Similar to hypertension, however, even though it appears that garlic has a lowering effect on cholesterol levels, there is no evidence currently on whether this makes a viable difference on life quality.
It appears that garlic has some strong bacteria busting activity. This study looks at using garlic as the active ingredient in an antimicrobial mouthwash to prevent the growth of certain bacteria (streptococci), which proves particularly successful. Garlic has also been used an an antibiotic to treat infections of many other types, from respiratory to urinary tract, however the doses needed to combat bacteria are particularly high.
It is the dose needed that greatly limits garlic as an antibiotic, as the side effects of garlic consumption become more obvious when we take more of it.
5. Cancer Prevention
It is very difficult to prove that something has preventative effects in cancer because there are simply too many factors involved. A lot of fruit and vegetables claim to reduce the risk of getting cancer and, for the most part, the claims are probably justified. The problem is that we can never really know for sure.
Cancer takes years to appear and in that time a multitude of things happen. Some people eat healthily, some junk food. Some exercise a lot, some don’t. Some have stressful careers, some live more relaxed lifestyles. And these are just to name a few.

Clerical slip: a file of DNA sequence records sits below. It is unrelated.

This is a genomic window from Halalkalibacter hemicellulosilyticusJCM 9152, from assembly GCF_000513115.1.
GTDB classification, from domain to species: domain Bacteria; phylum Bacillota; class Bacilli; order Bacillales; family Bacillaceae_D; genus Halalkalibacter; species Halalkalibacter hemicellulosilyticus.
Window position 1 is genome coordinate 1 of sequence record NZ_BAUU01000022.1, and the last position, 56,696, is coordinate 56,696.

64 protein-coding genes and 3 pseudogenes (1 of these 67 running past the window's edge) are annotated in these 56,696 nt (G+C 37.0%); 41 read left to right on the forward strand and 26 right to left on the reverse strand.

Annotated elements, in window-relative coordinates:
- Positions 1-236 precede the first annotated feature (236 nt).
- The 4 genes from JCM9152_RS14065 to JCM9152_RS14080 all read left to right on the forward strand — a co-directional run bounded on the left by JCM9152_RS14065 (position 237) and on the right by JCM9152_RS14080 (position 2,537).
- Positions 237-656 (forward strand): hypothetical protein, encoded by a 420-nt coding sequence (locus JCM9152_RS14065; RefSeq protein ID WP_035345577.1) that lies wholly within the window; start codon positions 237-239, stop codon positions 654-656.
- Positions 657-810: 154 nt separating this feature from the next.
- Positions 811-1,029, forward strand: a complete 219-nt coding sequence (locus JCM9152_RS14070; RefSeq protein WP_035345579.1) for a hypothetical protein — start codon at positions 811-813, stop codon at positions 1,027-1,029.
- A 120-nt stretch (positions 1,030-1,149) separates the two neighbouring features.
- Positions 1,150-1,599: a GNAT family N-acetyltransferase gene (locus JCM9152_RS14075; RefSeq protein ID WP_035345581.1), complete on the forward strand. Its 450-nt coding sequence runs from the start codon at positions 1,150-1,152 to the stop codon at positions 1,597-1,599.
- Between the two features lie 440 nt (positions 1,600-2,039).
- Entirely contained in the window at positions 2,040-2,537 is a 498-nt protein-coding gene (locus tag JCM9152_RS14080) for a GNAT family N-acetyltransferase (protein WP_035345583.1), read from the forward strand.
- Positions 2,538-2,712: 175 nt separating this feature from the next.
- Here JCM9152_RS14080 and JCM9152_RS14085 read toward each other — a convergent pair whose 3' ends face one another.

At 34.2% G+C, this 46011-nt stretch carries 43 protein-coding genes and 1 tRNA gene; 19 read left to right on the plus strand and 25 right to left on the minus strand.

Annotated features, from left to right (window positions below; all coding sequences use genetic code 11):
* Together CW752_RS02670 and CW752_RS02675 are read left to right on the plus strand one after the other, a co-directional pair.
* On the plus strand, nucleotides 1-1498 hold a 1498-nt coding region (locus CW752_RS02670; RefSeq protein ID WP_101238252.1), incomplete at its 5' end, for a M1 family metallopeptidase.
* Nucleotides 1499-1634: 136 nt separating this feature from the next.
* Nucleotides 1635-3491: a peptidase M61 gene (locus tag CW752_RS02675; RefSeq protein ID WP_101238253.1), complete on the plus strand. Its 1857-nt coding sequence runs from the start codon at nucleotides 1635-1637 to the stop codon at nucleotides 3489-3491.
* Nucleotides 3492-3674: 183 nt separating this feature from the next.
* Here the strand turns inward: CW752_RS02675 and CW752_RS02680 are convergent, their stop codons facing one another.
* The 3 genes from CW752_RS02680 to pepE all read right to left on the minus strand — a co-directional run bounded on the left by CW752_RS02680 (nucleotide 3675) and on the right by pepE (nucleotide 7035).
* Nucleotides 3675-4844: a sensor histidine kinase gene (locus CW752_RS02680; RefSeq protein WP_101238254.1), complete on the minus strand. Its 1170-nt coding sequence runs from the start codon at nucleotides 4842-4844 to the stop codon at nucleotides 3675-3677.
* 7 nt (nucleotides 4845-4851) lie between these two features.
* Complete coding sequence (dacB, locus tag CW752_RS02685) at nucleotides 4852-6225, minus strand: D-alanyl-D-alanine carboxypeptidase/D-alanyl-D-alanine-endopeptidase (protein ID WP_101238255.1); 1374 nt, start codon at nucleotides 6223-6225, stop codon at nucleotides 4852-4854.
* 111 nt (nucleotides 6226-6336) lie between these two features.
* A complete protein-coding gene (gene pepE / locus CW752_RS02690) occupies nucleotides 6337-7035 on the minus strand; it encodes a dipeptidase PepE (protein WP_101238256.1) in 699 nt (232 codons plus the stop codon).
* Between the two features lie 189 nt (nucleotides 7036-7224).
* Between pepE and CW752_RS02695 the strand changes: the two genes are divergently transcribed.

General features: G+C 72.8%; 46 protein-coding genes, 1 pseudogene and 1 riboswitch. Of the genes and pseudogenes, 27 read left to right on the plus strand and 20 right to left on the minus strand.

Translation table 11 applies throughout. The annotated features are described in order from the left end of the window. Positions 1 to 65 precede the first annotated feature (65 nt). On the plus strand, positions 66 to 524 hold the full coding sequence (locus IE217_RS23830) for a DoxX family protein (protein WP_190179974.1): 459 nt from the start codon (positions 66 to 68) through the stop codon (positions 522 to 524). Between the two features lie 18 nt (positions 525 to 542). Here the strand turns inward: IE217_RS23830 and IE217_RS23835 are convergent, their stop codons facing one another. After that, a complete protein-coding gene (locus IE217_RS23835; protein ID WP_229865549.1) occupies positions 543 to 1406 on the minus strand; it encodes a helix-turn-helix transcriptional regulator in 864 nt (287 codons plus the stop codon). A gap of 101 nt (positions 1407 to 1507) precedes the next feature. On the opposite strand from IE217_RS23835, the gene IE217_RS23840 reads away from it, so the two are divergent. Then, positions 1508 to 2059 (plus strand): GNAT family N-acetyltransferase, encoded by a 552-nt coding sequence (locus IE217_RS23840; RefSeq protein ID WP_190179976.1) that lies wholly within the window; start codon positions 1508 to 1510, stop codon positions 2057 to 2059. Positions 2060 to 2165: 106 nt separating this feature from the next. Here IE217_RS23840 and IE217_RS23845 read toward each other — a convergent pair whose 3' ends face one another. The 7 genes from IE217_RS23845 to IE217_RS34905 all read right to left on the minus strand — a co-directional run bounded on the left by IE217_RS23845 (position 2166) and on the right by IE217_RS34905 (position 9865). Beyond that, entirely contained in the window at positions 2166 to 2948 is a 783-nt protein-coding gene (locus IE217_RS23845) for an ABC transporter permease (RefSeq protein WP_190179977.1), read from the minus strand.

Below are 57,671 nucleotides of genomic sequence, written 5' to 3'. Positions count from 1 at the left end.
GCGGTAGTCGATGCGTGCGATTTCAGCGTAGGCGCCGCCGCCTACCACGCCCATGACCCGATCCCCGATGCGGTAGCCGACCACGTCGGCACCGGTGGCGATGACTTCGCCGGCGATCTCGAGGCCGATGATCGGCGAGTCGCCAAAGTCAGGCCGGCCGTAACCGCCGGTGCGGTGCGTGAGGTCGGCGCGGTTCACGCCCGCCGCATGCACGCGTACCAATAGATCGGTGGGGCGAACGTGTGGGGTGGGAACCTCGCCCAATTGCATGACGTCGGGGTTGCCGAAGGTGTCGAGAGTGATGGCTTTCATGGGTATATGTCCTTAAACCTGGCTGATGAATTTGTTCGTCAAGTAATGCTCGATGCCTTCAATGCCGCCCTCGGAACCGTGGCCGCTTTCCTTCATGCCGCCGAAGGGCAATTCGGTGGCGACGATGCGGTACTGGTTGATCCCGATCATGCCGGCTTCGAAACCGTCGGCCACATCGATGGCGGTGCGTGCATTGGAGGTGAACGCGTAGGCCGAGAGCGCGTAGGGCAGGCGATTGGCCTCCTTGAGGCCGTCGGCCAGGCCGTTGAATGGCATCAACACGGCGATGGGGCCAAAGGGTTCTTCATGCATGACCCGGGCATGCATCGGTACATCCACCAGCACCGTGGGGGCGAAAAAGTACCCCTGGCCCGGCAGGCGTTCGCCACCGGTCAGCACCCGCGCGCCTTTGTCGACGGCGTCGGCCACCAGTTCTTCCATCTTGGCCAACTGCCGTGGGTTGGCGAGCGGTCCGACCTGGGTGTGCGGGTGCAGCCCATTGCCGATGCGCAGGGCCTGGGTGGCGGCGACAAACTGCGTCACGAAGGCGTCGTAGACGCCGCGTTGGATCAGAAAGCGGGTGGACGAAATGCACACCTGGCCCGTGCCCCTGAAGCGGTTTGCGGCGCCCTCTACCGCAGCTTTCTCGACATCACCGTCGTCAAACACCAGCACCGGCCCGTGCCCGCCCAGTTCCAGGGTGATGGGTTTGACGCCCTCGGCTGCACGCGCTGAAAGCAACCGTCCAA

Although we might observe that people who eat less garlic tend to be more likely to get cancer, this could be for a number of reasons – perhaps it is because their diet consists of fast food and processed just-add-water pasta, not only the fact that they are missing garlic.
That said, if we have a hunch that something can help, I’d say it’s worth a try. Rather that increasing only your garlic consmption, however, I would try to increase your intake of all fresh fruit and vegetables, whilst limiting processed and fast foods wherever possible.
What are the side effects of garlic?
Now it’s all well and good to claim all of these benefits of garlic, but what about the other side – can it be harmful too?
The most common side effect of consuming garlic is bad breath but, unfortunately, it can go beyond this.
Consuming garlic in high doses can actually affect your gastrointestinal tract. This research paper notes the lining of areas along the gastrointestinal tract are affected by medicinal garlic use, and recommends caution should be used in regards to the safety and efficacy of garlic consumption.